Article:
Processing: Most of the processing will be performed within a microcontroller external to the PC. This controller will scan the chessboard as a matrix. Using a demultiplexer it will select a row of the chessboard and send a voltage down that row. If any chess pieces are on the row, the corresponding switch will be closed. The controller will then read each column, detecting pieces by the presence of voltage. To overcome the problems of bouncy switches the controller will only report changes that are present for several successive scans. Changes in the matrix will result in either an error or a successful chess move. An error may occur in the detection process if the user disobeys the rules of chess, but should not otherwise. When it is unclear how the user has moved the pieces, it will always be assumed that a valid move was maid. This may allow the user to confuse the CPM by castling incorrectly or by other malicious play.
Outputs: Upon detection of a valid move the controller will send this move via the parallel port to the software portion of the CPM which will in turn relay it to the gnu chess program.
Computer response processing
Introduction: This function covers all aspects of retrieving the gnu chess output to performing the required mechanical movements.
Inputs: All inputs to this function are received from the gnu chess program.
Processing: Once the gnu chess program has calculated its chess move, this move will be passed on to the microcontroller. The controller will then decide how the pieces on the board must be moved. When moving pieces such as the knight, pieces not involved in the actual move may first need to be moved out of the way and then back. The controller will process the chess move into possibly many non-colliding moves. These moves will then be further processed into instructions for the motors and electromagnet. During the time the motors are moving all scanning activity will be suspended.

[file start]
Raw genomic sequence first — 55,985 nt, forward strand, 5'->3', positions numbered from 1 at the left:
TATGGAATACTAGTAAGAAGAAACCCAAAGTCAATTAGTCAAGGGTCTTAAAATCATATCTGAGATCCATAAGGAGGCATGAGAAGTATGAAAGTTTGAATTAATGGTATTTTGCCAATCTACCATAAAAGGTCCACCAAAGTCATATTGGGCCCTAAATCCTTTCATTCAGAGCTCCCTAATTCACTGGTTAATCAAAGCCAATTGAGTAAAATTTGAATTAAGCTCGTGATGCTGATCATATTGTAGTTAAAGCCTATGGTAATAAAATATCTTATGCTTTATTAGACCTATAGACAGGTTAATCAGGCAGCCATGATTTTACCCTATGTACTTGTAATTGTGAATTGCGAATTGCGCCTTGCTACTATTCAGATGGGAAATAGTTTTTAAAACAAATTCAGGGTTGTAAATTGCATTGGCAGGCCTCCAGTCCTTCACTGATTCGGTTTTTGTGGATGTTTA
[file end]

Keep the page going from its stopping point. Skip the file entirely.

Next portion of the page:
Outputs: The net result of each pass of this function must be a valid chess move.
External interface requirements
User interfaces: The primary user interface will be the chessboard itself. Information such as whose turn it is will be conveyed to the user via LEDs on the board. In addition diagnostic information will be displayed to the user via the computer screen.
Hardware interfaces: The standard PS/2 parallel port interface will be used to communicate between the personal computer and the CPM microcontroller. Stepper motors will be used to discretize the electromagnet movements.
Software interfaces: The CPM will contain two software interfaces. The first interface will be to the parallel port and the second to the gnu chess program.
Performance requirements: The CPM must scan at least several hundred times a second so detection appears instantaneous to the user. A single chess move should take at most 30 seconds to complete, including the movements required for collision avoidance.
Standards compliance: The CPM will comply with USCF official chess rules and algebraic notation.
Hardware limitations: All functions will be limited by the processing power of the CPMs microcontroller. However current embedded processor speeds should far exceed the performance requirements.